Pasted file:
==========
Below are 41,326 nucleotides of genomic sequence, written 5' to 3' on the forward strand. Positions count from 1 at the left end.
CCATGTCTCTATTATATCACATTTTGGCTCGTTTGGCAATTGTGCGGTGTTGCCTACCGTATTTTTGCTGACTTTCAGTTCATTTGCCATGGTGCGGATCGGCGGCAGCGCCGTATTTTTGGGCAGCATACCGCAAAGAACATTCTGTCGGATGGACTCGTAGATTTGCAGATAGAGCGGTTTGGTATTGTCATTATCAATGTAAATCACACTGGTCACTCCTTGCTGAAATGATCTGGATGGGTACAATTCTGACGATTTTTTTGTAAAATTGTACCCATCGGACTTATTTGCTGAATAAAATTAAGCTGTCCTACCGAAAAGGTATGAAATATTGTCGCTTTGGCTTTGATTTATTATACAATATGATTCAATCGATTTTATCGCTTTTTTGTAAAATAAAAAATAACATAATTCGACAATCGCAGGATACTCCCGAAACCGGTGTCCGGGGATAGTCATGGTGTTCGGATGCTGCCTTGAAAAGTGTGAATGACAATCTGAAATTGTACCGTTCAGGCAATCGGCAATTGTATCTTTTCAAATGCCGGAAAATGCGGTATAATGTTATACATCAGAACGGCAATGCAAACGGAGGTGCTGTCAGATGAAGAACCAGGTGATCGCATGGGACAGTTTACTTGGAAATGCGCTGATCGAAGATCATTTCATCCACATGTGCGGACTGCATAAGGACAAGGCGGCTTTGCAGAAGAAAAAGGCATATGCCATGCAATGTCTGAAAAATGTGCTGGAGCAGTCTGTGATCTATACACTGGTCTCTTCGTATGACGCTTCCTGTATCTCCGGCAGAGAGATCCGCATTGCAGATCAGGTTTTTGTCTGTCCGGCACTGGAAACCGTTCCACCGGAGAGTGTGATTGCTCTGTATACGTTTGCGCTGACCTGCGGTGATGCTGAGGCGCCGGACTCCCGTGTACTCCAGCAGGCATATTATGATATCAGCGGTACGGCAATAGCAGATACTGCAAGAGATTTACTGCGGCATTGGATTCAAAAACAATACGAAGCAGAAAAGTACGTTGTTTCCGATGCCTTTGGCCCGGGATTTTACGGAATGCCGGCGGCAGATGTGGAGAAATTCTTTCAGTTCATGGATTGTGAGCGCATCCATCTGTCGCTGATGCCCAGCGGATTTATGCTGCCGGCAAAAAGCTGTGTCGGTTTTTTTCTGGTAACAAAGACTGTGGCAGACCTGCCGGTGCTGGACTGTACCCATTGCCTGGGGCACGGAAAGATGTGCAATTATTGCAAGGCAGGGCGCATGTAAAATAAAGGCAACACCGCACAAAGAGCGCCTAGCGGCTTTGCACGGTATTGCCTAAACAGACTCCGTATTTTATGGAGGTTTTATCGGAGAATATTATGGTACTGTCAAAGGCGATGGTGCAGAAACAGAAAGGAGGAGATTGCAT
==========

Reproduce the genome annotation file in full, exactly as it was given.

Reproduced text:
Below are 41,326 nucleotides of genomic sequence, written 5' to 3' on the forward strand. Positions count from 1 at the left end.
CCATGTCTCTATTATATCACATTTTGGCTCGTTTGGCAATTGTGCGGTGTTGCCTACCGTATTTTTGCTGACTTTCAGTTCATTTGCCATGGTGCGGATCGGCGGCAGCGCCGTATTTTTGGGCAGCATACCGCAAAGAACATTCTGTCGGATGGACTCGTAGATTTGCAGATAGAGCGGTTTGGTATTGTCATTATCAATGTAAATCACACTGGTCACTCCTTGCTGAAATGATCTGGATGGGTACAATTCTGACGATTTTTTTGTAAAATTGTACCCATCGGACTTATTTGCTGAATAAAATTAAGCTGTCCTACCGAAAAGGTATGAAATATTGTCGCTTTGGCTTTGATTTATTATACAATATGATTCAATCGATTTTATCGCTTTTTTGTAAAATAAAAAATAACATAATTCGACAATCGCAGGATACTCCCGAAACCGGTGTCCGGGGATAGTCATGGTGTTCGGATGCTGCCTTGAAAAGTGTGAATGACAATCTGAAATTGTACCGTTCAGGCAATCGGCAATTGTATCTTTTCAAATGCCGGAAAATGCGGTATAATGTTATACATCAGAACGGCAATGCAAACGGAGGTGCTGTCAGATGAAGAACCAGGTGATCGCATGGGACAGTTTACTTGGAAATGCGCTGATCGAAGATCATTTCATCCACATGTGCGGACTGCATAAGGACAAGGCGGCTTTGCAGAAGAAAAAGGCATATGCCATGCAATGTCTGAAAAATGTGCTGGAGCAGTCTGTGATCTATACACTGGTCTCTTCGTATGACGCTTCCTGTATCTCCGGCAGAGAGATCCGCATTGCAGATCAGGTTTTTGTCTGTCCGGCACTGGAAACCGTTCCACCGGAGAGTGTGATTGCTCTGTATACGTTTGCGCTGACCTGCGGTGATGCTGAGGCGCCGGACTCCCGTGTACTCCAGCAGGCATATTATGATATCAGCGGTACGGCAATAGCAGATACTGCAAGAGATTTACTGCGGCATTGGATTCAAAAACAATACGAAGCAGAAAAGTACGTTGTTTCCGATGCCTTTGGCCCGGGATTTTACGGAATGCCGGCGGCAGATGTGGAGAAATTCTTTCAGTTCATGGATTGTGAGCGCATCCATCTGTCGCTGATGCCCAGCGGATTTATGCTGCCGGCAAAAAGCTGTGTCGGTTTTTTTCTGGTAACAAAGACTGTGGCAGACCTGCCGGTGCTGGACTGTACCCATTGCCTGGGGCACGGAAAGATGTGCAATTATTGCAAGGCAGGGCGCATGTAAAATAAAGGCAACACCGCACAAAGAGCGCCTAGCGGCTTTGCACGGTATTGCCTAAACAGACTCCGTATTTTATGGAGGTTTTATCGGAGAATATTATGGTACTGTCAAAGGCGATGGTGCAGAAACAGAAAGGAGGAGATTGCAT